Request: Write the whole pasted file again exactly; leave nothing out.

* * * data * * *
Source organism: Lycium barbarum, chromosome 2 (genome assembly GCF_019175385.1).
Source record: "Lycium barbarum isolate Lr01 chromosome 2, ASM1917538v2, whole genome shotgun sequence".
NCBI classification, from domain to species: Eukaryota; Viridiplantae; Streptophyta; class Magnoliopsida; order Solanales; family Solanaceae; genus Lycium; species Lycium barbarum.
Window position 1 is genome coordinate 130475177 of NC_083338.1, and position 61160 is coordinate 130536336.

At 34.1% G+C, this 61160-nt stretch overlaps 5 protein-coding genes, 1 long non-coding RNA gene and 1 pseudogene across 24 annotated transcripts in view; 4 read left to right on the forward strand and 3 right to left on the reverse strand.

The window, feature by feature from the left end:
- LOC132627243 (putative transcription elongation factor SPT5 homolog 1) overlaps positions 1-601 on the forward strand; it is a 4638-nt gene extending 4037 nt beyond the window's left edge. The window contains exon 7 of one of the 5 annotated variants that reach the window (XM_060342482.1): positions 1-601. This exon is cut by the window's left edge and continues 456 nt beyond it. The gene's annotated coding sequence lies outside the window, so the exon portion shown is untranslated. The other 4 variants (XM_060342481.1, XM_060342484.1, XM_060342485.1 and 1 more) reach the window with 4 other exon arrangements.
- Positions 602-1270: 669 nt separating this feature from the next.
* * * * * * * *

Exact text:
Source organism: Lycium barbarum, chromosome 2 (genome assembly GCF_019175385.1).
Source record: "Lycium barbarum isolate Lr01 chromosome 2, ASM1917538v2, whole genome shotgun sequence".
NCBI classification, from domain to species: Eukaryota; Viridiplantae; Streptophyta; class Magnoliopsida; order Solanales; family Solanaceae; genus Lycium; species Lycium barbarum.
Window position 1 is genome coordinate 130475177 of NC_083338.1, and position 61160 is coordinate 130536336.

At 34.1% G+C, this 61160-nt stretch overlaps 5 protein-coding genes, 1 long non-coding RNA gene and 1 pseudogene across 24 annotated transcripts in view; 4 read left to right on the forward strand and 3 right to left on the reverse strand.

The window, feature by feature from the left end:
- LOC132627243 (putative transcription elongation factor SPT5 homolog 1) overlaps positions 1-601 on the forward strand; it is a 4638-nt gene extending 4037 nt beyond the window's left edge. The window contains exon 7 of one of the 5 annotated variants that reach the window (XM_060342482.1): positions 1-601. This exon is cut by the window's left edge and continues 456 nt beyond it. The gene's annotated coding sequence lies outside the window, so the exon portion shown is untranslated. The other 4 variants (XM_060342481.1, XM_060342484.1, XM_060342485.1 and 1 more) reach the window with 4 other exon arrangements.
- Positions 602-1270: 669 nt separating this feature from the next.